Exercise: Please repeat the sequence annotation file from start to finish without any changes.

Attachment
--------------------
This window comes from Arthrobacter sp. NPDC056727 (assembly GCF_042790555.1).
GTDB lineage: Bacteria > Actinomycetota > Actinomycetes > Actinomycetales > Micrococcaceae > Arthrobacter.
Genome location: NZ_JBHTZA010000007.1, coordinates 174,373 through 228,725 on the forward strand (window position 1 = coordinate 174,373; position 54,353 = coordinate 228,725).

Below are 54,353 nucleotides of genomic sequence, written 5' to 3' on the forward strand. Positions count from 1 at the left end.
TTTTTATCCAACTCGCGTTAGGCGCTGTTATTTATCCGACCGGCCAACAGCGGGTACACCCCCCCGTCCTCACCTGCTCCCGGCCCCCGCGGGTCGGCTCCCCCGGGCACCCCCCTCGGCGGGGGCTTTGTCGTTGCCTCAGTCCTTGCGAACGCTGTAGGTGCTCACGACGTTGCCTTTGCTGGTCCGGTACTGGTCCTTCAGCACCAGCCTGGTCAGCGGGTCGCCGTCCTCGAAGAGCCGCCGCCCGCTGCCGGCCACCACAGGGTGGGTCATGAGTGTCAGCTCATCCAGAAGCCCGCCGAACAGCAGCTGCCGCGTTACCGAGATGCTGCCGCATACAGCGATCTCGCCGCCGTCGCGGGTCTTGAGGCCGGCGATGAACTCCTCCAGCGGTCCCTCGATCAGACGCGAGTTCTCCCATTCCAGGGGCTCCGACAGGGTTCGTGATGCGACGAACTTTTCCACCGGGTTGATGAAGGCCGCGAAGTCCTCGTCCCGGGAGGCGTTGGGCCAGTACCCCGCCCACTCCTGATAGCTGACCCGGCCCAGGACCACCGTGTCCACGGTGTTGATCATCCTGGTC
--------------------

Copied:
This window comes from Arthrobacter sp. NPDC056727 (assembly GCF_042790555.1).
GTDB lineage: Bacteria > Actinomycetota > Actinomycetes > Actinomycetales > Micrococcaceae > Arthrobacter.
Genome location: NZ_JBHTZA010000007.1, coordinates 174,373 through 228,725 on the forward strand (window position 1 = coordinate 174,373; position 54,353 = coordinate 228,725).

Below are 54,353 nucleotides of genomic sequence, written 5' to 3' on the forward strand. Positions count from 1 at the left end.
TTTTTATCCAACTCGCGTTAGGCGCTGTTATTTATCCGACCGGCCAACAGCGGGTACACCCCCCCGTCCTCACCTGCTCCCGGCCCCCGCGGGTCGGCTCCCCCGGGCACCCCCCTCGGCGGGGGCTTTGTCGTTGCCTCAGTCCTTGCGAACGCTGTAGGTGCTCACGACGTTGCCTTTGCTGGTCCGGTACTGGTCCTTCAGCACCAGCCTGGTCAGCGGGTCGCCGTCCTCGAAGAGCCGCCGCCCGCTGCCGGCCACCACAGGGTGGGTCATGAGTGTCAGCTCATCCAGAAGCCCGCCGAACAGCAGCTGCCGCGTTACCGAGATGCTGCCGCATACAGCGATCTCGCCGCCGTCGCGGGTCTTGAGGCCGGCGATGAACTCCTCCAGCGGTCCCTCGATCAGACGCGAGTTCTCCCATTCCAGGGGCTCCGACAGGGTTCGTGATGCGACGAACTTTTCCACCGGGTTGATGAAGGCCGCGAAGTCCTCGTCCCGGGAGGCGTTGGGCCAGTACCCCGCCCACTCCTGATAGCTGACCCGGCCCAGGACCACCGTGTCCACGGTGTTGATCATCCTGGTC